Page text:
Some point of care tests are mobile, meaning they can be conducted anywhere – at home, at the scene of an incident, or deployed to support a major incident.

    Numerous randomised clinical trials using point of care testing demonstrate improved patient outcomes compared to conventional laboratory testing.

    You can read more about the benefits of POC testing in our case study New Models of Care (page 8).

  • WHAT ABOUT GENOMICS AND GENETIC TESTING?

    Genetic (or genomic) testing looks at a person’s genes to find changes which may cause health issues. This is a rapidly developing area of testing in which the UK is world-leading.

    Technologies now available allow a more reliable estimation of the risks of disease that individuals have because of their genetic make-up, or testing the genetic material of micro-organisms causing infection in order to be able to identify and treat them more precisely.

    Information on an individual’s genome is increasingly valuable to establish their reaction to different commonly used drugs, predict health issues and allow identification of rare and inherited disease. It can allow a patient to make lifestyle changes for reduce the risk of future health issues, or to make informed decisions as to whether an inherited health condition may affect relatives and children.

  • WHAT ARE COMPANION DIAGNOSTICS?

    Companion diagnostic is a term used for a test which is required for the safe and effective use of a therapeutic, such as a drug or medicine. These identify if patients are likely to benefit from a course of therapy, to indicate how well a treatment is working, or to identify which patients are at risk of side effects.

    Companion diagnostics are heavily used in the care of cancer patients to assess whether their personal tumour is capable of being treated by that therapy.

    A similar term is complementary diagnostic, which means the test is useful – but not essential – before using a therapeutic.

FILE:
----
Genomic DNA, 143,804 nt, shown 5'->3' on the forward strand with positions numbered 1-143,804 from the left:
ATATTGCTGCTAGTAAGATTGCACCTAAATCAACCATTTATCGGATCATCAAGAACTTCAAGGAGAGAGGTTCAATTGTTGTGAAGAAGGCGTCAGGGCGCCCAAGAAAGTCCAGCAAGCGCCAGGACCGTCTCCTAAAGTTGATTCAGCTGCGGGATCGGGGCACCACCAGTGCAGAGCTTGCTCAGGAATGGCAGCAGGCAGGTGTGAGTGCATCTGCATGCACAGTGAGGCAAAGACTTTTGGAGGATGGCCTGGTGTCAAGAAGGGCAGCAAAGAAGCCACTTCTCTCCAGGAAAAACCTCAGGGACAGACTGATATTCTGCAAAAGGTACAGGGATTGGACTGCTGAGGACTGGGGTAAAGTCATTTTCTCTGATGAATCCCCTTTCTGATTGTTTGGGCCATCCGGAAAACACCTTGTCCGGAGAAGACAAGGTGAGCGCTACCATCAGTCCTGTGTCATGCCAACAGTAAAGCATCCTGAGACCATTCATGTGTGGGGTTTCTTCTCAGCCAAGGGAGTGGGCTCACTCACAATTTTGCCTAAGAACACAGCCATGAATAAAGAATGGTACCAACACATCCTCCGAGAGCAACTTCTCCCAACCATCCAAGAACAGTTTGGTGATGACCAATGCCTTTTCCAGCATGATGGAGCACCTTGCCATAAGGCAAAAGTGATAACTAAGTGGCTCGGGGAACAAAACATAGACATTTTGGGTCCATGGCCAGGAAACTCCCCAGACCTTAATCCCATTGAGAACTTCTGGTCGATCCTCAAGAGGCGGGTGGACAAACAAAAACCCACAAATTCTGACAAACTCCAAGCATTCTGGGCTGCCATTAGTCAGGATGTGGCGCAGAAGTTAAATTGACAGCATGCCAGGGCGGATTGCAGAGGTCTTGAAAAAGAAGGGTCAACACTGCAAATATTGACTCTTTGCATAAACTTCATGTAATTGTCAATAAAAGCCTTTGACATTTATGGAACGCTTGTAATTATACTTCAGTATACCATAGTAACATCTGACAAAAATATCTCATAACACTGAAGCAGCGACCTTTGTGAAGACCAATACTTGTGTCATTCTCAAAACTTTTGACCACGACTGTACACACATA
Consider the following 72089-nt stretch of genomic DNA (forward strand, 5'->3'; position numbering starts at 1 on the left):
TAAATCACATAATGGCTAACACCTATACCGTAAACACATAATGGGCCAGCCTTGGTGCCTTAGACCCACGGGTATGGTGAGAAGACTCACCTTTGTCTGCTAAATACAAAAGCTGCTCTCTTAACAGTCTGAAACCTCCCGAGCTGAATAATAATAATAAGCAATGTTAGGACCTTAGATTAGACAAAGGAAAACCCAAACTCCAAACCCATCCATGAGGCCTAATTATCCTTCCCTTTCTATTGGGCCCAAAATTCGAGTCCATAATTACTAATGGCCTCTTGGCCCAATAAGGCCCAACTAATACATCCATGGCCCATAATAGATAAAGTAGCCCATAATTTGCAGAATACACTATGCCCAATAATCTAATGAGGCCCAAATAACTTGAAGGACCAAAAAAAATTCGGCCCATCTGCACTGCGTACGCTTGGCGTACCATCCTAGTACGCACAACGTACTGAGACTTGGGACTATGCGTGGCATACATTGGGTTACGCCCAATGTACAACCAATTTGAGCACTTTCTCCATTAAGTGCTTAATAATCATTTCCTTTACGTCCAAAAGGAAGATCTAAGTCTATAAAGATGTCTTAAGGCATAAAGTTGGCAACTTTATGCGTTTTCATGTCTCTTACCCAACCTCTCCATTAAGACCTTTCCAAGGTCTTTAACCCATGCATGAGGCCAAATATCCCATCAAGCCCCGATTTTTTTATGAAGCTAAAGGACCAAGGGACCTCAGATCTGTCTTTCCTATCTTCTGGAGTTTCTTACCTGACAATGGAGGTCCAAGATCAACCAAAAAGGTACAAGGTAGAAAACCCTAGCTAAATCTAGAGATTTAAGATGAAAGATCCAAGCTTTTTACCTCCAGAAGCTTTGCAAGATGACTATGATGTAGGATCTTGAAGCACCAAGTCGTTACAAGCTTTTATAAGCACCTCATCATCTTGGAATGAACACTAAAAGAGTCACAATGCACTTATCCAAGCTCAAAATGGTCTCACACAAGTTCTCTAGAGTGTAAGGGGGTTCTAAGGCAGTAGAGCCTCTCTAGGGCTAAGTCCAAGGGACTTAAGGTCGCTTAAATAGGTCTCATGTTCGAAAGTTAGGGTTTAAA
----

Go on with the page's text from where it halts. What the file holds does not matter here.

• WHAT IS THE ROLE OF IVDS IN TACKLING ANTIMICROBIAL RESISTANCE?

    The importance of in vitro diagnostics (IVDs) in tackling the antimicrobial resistance (AMR) challenge cannot be overstated. AMR is where the microorganisms which cause disease (including bacteria, viruses, fungi and parasites) evolve and can no longer be treated by antimicrobial medicines, such as antibiotics.

    The widespread use of broad-spectrum antibiotics has helped to create multi-drug resistant strains of bacteria. No new class of antibiotics has been developed since the 1980s, and there are few alternatives on the horizon. This is of significant concern to the NHS and UK Government.

    The greater adoption of IVDs would lead to a reduction in cases of unnecessary antibiotic prescribing by:

    1. Reducing time to appropriate treatment decision.
    2. Allowing for a more targeted use of therapy against infection.

    Urgent action is required to halt AMR and BIVDA strongly urge healthcare professionals in the UK to make use of the quick, accurate and effective IVDs already available to them. Until IVDs are more widely adopted, we will not be able to combat AMR effectively.

  • WHAT IS AN IN-HOUSE TEST?

    An in-house test is a test which:

    • Has been designed and developed in a public health or NHS laboratory and with reagents produced in the laboratory
    • Is used off-label- i.e. a commercial test which is CE marked but where the user does not comply with the manufacturer’s instructions for use in some significant way
    • Used for a clinical purpose for which it has not been designated by the manufacturer
    • Is not CE-marked but is sold for Research Use Only where the results are used to support clinical decisions or disease management

    To learn more about in-house testing, please read our report: Safe and consistent? The regulation of pathology testing.

  • WHAT REGULATORY REQUIREMENTS APPLY TO IVD DEVICES?

    In general, the regulatory requirements for IVD devices vary by region. Some of the key regulatory bodies and frameworks include: